Title Helicobacter pylori Proteins Response to Nitric Oxide Stress
Author Wei Qu1, Yabin Zhou1, Chunhong Shao1,2, Yundong Sun1, Qunye Zhang1, Chunyan Chen3, and Jihui Jia1*
Address 1Department of Microbiology and Key Lab for Experimental Teratology of Chinese Ministry of Education, School of Medicine, Shandong University, Jinan 250012, P. R. China, 2Clinical Laboratory, Provincial Hospital Affiliated to Shandong University, Jinan 250021, P. R. China, 3Department of Hematology, Qilu Hospital, Shandong University, Jinan 250012, P. R. China
Bibliography Journal of Microbiology, 47(4),486-493, 2009,
Key Words Helicobacter pylori, nitrosative stress, proteomics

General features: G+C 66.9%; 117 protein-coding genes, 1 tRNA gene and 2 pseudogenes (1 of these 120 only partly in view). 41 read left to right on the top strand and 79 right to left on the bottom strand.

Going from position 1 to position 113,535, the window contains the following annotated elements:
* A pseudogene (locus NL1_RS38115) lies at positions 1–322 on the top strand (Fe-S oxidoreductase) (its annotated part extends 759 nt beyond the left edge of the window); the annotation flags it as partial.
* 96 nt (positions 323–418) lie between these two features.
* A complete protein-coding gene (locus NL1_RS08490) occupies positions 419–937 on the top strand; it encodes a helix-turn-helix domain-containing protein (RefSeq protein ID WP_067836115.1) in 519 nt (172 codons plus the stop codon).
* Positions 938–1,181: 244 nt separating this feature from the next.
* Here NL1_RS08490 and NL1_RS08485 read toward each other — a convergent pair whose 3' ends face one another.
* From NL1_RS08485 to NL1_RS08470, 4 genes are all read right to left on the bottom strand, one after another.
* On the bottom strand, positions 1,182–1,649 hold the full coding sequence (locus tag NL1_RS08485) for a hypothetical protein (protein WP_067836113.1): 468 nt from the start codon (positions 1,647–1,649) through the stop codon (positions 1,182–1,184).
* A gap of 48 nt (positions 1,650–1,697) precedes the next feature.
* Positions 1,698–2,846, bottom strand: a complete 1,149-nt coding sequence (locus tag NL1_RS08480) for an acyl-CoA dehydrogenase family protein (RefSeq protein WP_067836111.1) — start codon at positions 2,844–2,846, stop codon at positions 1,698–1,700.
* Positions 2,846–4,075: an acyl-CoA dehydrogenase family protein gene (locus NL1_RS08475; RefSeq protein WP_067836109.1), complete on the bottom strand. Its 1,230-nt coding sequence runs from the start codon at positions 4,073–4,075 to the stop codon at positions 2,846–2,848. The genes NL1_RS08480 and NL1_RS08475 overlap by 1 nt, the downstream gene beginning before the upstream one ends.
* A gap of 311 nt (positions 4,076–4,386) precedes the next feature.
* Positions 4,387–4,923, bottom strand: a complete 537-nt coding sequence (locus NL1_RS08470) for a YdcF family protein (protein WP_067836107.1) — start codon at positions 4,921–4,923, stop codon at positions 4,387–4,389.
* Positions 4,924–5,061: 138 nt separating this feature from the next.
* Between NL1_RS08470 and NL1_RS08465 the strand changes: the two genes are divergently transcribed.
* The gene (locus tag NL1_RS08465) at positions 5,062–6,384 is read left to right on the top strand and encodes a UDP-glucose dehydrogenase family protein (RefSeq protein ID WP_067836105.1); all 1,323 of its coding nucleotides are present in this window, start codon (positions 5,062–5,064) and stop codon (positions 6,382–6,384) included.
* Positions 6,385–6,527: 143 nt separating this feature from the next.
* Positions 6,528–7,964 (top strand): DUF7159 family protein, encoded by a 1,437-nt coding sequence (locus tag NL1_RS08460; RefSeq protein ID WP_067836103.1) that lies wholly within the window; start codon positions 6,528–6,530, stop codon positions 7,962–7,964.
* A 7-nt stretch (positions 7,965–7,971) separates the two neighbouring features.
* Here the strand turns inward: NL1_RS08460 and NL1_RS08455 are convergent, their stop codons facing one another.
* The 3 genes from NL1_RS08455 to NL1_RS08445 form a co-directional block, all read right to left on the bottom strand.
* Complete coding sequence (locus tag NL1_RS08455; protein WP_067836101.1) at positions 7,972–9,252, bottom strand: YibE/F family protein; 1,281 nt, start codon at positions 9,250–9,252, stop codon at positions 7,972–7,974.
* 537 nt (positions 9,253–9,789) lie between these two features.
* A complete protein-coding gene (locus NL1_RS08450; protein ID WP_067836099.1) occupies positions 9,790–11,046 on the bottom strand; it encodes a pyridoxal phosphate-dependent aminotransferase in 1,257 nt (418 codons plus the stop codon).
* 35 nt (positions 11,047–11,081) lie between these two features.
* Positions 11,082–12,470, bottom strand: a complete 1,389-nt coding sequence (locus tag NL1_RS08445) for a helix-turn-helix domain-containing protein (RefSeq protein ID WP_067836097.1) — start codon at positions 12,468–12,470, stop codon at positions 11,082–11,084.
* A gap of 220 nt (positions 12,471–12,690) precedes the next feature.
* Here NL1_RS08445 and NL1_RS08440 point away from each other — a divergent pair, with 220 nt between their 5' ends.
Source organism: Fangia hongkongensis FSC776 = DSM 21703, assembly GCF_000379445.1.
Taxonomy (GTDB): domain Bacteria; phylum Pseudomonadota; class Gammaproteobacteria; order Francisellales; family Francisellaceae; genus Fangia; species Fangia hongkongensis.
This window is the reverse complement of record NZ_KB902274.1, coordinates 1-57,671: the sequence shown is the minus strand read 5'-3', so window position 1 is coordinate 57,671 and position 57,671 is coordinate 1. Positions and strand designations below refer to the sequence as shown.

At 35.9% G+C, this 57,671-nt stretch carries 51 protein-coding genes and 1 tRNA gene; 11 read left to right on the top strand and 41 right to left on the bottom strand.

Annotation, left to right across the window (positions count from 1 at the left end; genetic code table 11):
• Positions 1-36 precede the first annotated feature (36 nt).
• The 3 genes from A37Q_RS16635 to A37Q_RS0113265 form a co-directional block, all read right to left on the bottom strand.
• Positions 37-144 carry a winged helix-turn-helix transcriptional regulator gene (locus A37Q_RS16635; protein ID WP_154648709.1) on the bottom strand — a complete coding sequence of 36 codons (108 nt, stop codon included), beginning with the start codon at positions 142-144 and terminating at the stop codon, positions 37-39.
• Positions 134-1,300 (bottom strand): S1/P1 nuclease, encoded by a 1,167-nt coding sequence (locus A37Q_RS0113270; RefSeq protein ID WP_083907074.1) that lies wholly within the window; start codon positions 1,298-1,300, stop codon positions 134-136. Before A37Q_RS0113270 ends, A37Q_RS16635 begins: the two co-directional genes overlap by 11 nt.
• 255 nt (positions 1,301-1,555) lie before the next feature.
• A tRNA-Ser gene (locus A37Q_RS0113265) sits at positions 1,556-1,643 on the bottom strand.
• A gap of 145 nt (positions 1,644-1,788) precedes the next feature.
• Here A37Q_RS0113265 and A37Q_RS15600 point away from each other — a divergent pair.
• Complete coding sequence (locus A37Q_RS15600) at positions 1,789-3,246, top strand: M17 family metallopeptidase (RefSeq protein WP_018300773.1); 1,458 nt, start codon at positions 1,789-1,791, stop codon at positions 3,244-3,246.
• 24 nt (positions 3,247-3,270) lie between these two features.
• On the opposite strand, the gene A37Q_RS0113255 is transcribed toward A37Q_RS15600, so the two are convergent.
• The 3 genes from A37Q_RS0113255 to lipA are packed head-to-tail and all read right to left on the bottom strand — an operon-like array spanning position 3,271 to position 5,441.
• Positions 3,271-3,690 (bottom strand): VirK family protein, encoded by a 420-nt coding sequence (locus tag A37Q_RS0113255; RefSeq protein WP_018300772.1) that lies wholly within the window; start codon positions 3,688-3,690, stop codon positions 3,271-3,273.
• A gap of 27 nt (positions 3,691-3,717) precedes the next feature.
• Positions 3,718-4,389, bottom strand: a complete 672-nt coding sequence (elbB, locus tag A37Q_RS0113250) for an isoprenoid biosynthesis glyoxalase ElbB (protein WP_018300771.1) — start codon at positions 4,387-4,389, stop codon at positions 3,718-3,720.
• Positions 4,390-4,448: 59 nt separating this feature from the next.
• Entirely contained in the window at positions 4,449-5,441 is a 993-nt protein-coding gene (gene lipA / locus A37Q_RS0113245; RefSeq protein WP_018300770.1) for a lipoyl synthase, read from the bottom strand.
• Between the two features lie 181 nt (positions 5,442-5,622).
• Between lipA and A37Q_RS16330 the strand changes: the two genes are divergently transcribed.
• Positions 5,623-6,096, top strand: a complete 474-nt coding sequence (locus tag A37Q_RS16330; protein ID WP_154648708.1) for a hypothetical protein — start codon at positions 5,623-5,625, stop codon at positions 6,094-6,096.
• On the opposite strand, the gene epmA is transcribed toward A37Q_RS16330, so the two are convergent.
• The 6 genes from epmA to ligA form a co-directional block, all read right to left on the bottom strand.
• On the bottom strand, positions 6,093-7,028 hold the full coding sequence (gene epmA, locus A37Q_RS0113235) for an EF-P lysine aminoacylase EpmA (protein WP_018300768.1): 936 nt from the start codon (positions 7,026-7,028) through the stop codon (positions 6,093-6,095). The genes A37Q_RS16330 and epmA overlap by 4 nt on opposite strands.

Abstract Helicobacter pylori is a highly pathogenic microorganism with various strategies to evade human immune responses. Nitric oxide (NO) and reactive nitrogen species (RNS) generated via nitric oxide synthase pathway are important effectors during the innate immune response. However, the mechanisms of H. pylori to survive the nitrosative stress are not clear. Here the proteomic approach has been used to define the adaptive response of H. pylori to nitrosative stress. Proteomic analysis showed that 38 protein spots were regulated by NO donor, sodium nitroprusside (SNP). These proteins were involved in protein processing, antioxidation, general stress response, and virulence, as well as some unknown functions. Particularly, some of them were participated in iron metabolism, potentially under the control of ferric uptake regulator (Fur). Real time PCR revealed that fur was induced under nitrosative stress, consistent with our deduction. One stress-related protein up-regulated under nitrosative conditions was thioredoxin reductase (TrxR). Inactivation of fur or trxR can lead to increased susceptivity to nitrosative stress respectively. These studies described the adaptive response of H. pylori to nitric oxide stress, and analyzed the relevant role of Fur regulon and TrxR in nitrosative stress management.